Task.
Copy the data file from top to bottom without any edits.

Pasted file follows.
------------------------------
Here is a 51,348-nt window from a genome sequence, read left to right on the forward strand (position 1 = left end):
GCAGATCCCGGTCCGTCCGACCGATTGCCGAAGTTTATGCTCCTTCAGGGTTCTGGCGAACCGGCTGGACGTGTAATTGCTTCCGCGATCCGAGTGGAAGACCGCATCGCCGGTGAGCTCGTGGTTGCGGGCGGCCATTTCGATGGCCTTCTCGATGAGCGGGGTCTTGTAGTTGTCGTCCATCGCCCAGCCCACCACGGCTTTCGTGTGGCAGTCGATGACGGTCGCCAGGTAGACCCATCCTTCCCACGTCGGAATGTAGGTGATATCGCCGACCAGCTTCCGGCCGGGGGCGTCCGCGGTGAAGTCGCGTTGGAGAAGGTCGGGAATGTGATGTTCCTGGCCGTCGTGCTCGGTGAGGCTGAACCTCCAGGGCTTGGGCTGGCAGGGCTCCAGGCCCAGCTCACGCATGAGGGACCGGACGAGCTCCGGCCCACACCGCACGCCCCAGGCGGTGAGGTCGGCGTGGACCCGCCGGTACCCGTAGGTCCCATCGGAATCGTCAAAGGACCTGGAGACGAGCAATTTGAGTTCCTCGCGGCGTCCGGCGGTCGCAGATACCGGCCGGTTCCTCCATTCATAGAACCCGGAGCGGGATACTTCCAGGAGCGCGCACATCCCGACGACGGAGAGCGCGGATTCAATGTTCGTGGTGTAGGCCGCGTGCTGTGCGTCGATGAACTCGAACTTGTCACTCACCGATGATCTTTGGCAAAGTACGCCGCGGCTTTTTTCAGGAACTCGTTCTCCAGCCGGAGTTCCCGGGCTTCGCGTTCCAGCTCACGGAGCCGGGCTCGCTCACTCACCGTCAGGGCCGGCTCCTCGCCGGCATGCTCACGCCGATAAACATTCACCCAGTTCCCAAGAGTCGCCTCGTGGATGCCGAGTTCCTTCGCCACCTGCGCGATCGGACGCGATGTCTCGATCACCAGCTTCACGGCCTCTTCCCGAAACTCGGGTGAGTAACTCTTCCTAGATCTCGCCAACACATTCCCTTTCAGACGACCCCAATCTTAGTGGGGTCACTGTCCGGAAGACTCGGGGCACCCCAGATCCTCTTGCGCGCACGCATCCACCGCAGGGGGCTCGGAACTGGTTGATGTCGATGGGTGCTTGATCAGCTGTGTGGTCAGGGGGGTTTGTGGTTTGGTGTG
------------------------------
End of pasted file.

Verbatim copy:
Here is a 51,348-nt window from a genome sequence, read left to right on the forward strand (position 1 = left end):
GCAGATCCCGGTCCGTCCGACCGATTGCCGAAGTTTATGCTCCTTCAGGGTTCTGGCGAACCGGCTGGACGTGTAATTGCTTCCGCGATCCGAGTGGAAGACCGCATCGCCGGTGAGCTCGTGGTTGCGGGCGGCCATTTCGATGGCCTTCTCGATGAGCGGGGTCTTGTAGTTGTCGTCCATCGCCCAGCCCACCACGGCTTTCGTGTGGCAGTCGATGACGGTCGCCAGGTAGACCCATCCTTCCCACGTCGGAATGTAGGTGATATCGCCGACCAGCTTCCGGCCGGGGGCGTCCGCGGTGAAGTCGCGTTGGAGAAGGTCGGGAATGTGATGTTCCTGGCCGTCGTGCTCGGTGAGGCTGAACCTCCAGGGCTTGGGCTGGCAGGGCTCCAGGCCCAGCTCACGCATGAGGGACCGGACGAGCTCCGGCCCACACCGCACGCCCCAGGCGGTGAGGTCGGCGTGGACCCGCCGGTACCCGTAGGTCCCATCGGAATCGTCAAAGGACCTGGAGACGAGCAATTTGAGTTCCTCGCGGCGTCCGGCGGTCGCAGATACCGGCCGGTTCCTCCATTCATAGAACCCGGAGCGGGATACTTCCAGGAGCGCGCACATCCCGACGACGGAGAGCGCGGATTCAATGTTCGTGGTGTAGGCCGCGTGCTGTGCGTCGATGAACTCGAACTTGTCACTCACCGATGATCTTTGGCAAAGTACGCCGCGGCTTTTTTCAGGAACTCGTTCTCCAGCCGGAGTTCCCGGGCTTCGCGTTCCAGCTCACGGAGCCGGGCTCGCTCACTCACCGTCAGGGCCGGCTCCTCGCCGGCATGCTCACGCCGATAAACATTCACCCAGTTCCCAAGAGTCGCCTCGTGGATGCCGAGTTCCTTCGCCACCTGCGCGATCGGACGCGATGTCTCGATCACCAGCTTCACGGCCTCTTCCCGAAACTCGGGTGAGTAACTCTTCCTAGATCTCGCCAACACATTCCCTTTCAGACGACCCCAATCTTAGTGGGGTCACTGTCCGGAAGACTCGGGGCACCCCAGATCCTCTTGCGCGCACGCATCCACCGCAGGGGGCTCGGAACTGGTTGATGTCGATGGGTGCTTGATCAGCTGTGTGGTCAGGGGGGTTTGTGGTTTGGTGTG